My belief is that the art of medicine is about hearing as well as listening, about seeing as well as looking, about caring as well as treating and about feeling as well as touching. Perhaps, in no greater way is trust between a doctor and a patient expressed than in the laying on of hands  Touching is one of the most intimate acts that we perform as physicians. It is sacred, a defining moment, for in its action our patients know how much we care. They permit us to palpate, to percuss, to incise. My earliest memories as a medical student were watching the manner in which my teachers would touch their patients. The gentle holding of the hand, the taking of the pulse, the steady palpation to reveal the site of pain, the handshake of greeting that, with its strength, tells the patient, I am here and this moment is yours. This universal image of a student and a teacher communicating with their patient is one that I believe captures the essence of the art of medicine and one that I expressed to the students at the end of a graduation address I gave some years ago:

Listen and you will hear.
Look and you will see.
Touch and you will feel.
Treat and you will care.
Practice your art with compassion
And live your lives with passion.
Be a student always
And a teacher ever,
And your lives will be as fulfilled
And meaningful as any who have gone before
And any who are yet to come.”

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So dear followers and fellow bloggers if you made it to the end, thanks for reading all the way and learning more about this truly blest husband, father, grandfather, surgeon, teacher and artist.  As you know art is an important part of my life and has been since I was a young boy. Now that I am retired, although I do still teach and assist in surgery, I am able to spend more time in my studio and hope to continue to improve in the years to come.

Last week the subject I chose, not surprisingly, for the Weekly Photo Challenge: Future was my beautiful granddaughter who I hope one day will read today’s post and learn something about her besotted grandpa who loves her more than she could ever know.

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Discover Challenge: Memory

For this week’s Discover Challenge Krista asks us to “get inspired by illustrated journalling”.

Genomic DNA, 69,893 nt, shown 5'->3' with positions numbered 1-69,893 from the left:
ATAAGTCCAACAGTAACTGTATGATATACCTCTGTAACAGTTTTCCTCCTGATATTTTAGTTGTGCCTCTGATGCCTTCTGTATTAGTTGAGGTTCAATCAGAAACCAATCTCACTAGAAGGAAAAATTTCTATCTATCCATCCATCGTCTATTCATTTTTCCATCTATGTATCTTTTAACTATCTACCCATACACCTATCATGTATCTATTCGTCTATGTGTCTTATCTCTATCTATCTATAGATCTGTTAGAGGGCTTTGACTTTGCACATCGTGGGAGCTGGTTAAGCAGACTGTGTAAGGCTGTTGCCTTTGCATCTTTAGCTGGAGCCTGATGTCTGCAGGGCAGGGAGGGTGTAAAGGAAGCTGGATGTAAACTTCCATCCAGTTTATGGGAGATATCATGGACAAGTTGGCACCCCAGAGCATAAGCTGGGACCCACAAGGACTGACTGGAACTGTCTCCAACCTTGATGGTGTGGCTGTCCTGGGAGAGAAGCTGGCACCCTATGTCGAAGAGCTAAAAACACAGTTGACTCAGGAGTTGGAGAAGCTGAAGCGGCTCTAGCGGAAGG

From time to time in my blog I have dipped into one of my prize possessions, an illustrated journal I kept throughout our travels in Italy and Greece during 1999 and 2000.

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I thought for the challenge I would use four of its pages as examples of pen, ink and water-colour notations that I made each evening to record certain moments and scenes that I had found particularly memorable that day:

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The laundry hanging out of the window of the youth hostel at Castello Wuillerman where we stayed in Finale Ligure…

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Some of Giotto’s exquisite fresco figures in the magnificent Scrovegni Chapel in Padua…

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The intricate patterns of the mosaic floors of Saint Mark’s Basilica in Venice, which you may remember inspired a painting on Day 163 last year…

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The birds and flowers on the entrance ticket for the Akrotiri Archeological Museum on the Isle of Santorini…

If you are interested in seeing other postings from the journal just search “journal” in the search box at the foot of the page.

Snapshots and Solidarity

Discover Challenge: Snapshots: Tell a broad story using a series of short, focused scenes.

For this week’s Discover Challenge Michelle invites those of us who are visual artists to “share a series of photos or sketches that focus on different details of a larger scene and to “Take us on a journey, one small scene at a time.” These few sketches were made one innocent warm summer’s day watching a majestic heron slowly wading through the shallow waters of the shore line of English Bay, Vancouver. Today however, a day that is anything but innocent, my thoughts are very much with the people of Belgium.

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JeSuisBelge et JeSuisBruxelles aujourd’hui.

Tuscan Reverie

For this inaugural Discover Challenge: Blogging the Senses, Cheri asks us publish a post that piques one of the five senses, hearing, sight, touch, smell, and taste, having found inspiration herself in an interview with medieval book historian Erik Kwakkel. Since we are free to “interpret this in any way, and in any format: prose, poetry, photography, audio, video,” and having been also inspired by Erik Kwakkel’s blog myself thanks to Cheri’s introduction, I thought how appropriate this would be to revisit the Abbey of St. Antimo, a former Benedictine Monastry in the commune of Montalcino in Tuscany, which I blogged about over two years ago.

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The map is from a journal I kept during our Italian travels in 2000, and the entry for the 21st of April describes our visit to the Abbey that day. As you can read we took the bus from Siena to Montalcino and then walked the 10 kilometres to St. Antimo.

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The video is from the photographs I took during that memorable 10 kilometre walk through the magnificent Tuscan countryside. I hope your senses will be piqued as you enjoy the beauty of those Tuscan hills and listen to the Gregorian chant, “Haec Dies” from “Mysterium” a recording made in the Abbey in April 1995 by the five fathers of the Communita die Canonici Regolari di Sant’Antimo.